Nasal Flu Vaccine Safe for Kids
New study and American Academy of Pediatrics say it works
MONDAY. Jan. 5, 2004 (HealthDayNews) -- Here's some good news for parents who have to drag their kids kicking and screaming to get their annual flu shot.
It turns out an influenza virus vaccine delivered as a nasal spray protects healthy children against certain strains of influenza, says a report in the January issue of The Archives of Pediatrics & Adolescent Medicine.
Doctors at the Scott & White Memorial Hospital and Clinic in Temple, Texas, found children who received the nasal vaccination were protected against influenza infection during the 2000 flu epidemic.
The study involved 2,794 healthy children aged 1.5 to 18 years who received the nasal vaccine at least once from 1998 to 2000. Their health was compared to 9,325 healthy local children who didn't get the vaccine and 16,264 children from other areas.
That is the kind of evidence that has led the American Academy of Pediatrics (AAP) to announce that nasal flu vaccines are safe for kids older than 5.
The announcement came as the AAP issued its 2004 childhood immunization schedule for the United States.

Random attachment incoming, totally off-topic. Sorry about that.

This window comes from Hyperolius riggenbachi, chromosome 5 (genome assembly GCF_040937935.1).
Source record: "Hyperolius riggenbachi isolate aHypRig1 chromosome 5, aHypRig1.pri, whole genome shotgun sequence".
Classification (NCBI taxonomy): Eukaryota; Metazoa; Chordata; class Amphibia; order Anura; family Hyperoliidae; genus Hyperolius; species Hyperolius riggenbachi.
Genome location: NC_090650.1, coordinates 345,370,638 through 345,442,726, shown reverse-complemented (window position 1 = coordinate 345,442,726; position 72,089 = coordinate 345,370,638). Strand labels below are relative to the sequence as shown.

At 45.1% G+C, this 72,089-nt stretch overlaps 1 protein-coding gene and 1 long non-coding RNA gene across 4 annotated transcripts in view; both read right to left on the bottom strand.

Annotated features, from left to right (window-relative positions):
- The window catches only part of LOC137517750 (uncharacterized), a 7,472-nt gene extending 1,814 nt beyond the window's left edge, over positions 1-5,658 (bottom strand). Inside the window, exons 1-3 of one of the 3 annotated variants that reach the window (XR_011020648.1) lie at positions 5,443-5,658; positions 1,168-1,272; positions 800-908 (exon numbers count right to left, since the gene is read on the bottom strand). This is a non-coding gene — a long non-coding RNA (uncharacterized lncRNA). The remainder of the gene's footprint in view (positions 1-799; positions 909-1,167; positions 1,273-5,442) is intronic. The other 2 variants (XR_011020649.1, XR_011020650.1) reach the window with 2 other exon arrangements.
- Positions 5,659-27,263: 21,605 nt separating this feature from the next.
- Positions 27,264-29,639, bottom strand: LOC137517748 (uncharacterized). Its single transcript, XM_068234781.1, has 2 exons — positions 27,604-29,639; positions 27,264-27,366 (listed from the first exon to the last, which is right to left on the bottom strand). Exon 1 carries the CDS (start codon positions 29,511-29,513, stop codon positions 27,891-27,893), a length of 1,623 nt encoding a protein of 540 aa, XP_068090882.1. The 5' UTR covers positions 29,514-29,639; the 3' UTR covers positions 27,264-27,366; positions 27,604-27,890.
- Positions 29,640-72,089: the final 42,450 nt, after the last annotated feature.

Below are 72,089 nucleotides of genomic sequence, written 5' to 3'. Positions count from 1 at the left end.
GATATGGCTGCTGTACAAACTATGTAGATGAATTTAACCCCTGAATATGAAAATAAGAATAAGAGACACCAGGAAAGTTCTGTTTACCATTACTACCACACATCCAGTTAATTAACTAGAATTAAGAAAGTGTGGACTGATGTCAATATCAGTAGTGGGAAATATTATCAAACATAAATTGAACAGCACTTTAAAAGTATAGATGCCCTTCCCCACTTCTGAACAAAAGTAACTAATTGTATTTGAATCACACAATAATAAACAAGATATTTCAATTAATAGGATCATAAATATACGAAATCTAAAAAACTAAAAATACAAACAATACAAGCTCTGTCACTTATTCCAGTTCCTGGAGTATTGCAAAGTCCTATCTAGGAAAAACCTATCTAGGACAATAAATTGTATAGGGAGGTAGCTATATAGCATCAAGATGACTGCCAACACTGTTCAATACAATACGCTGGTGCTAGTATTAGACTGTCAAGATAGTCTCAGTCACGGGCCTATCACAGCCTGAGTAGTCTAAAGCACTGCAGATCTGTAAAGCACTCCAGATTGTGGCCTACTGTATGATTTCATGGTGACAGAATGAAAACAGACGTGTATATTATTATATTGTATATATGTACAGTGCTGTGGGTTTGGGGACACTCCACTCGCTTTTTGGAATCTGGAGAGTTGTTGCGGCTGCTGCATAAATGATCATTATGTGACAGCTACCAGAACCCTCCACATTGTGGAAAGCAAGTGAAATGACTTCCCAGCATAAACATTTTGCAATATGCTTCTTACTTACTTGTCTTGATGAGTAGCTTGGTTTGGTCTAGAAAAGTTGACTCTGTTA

The AAP says the nasal vaccine is an acceptable alternative to the inactivated influenza vaccine for healthy people aged five to 49.
The AAP is currently considering joining the Advisory Committee on Immunization Practices and the American Academy of Family Physicians in recommending universal influenza immunization of all children between 6 months and 23 months old, as well as routine influenza immunization of all household contact and out-of-home caregivers of children younger than 24 months.
Previously, the academy has encouraged such immunizations but has not taken the step of formally recommending them. If such a change happens, the three groups will release an updated immunization schedule that reflects the new recommendations.
Here's where you can learn more about the 2004 childhood immunization schedule.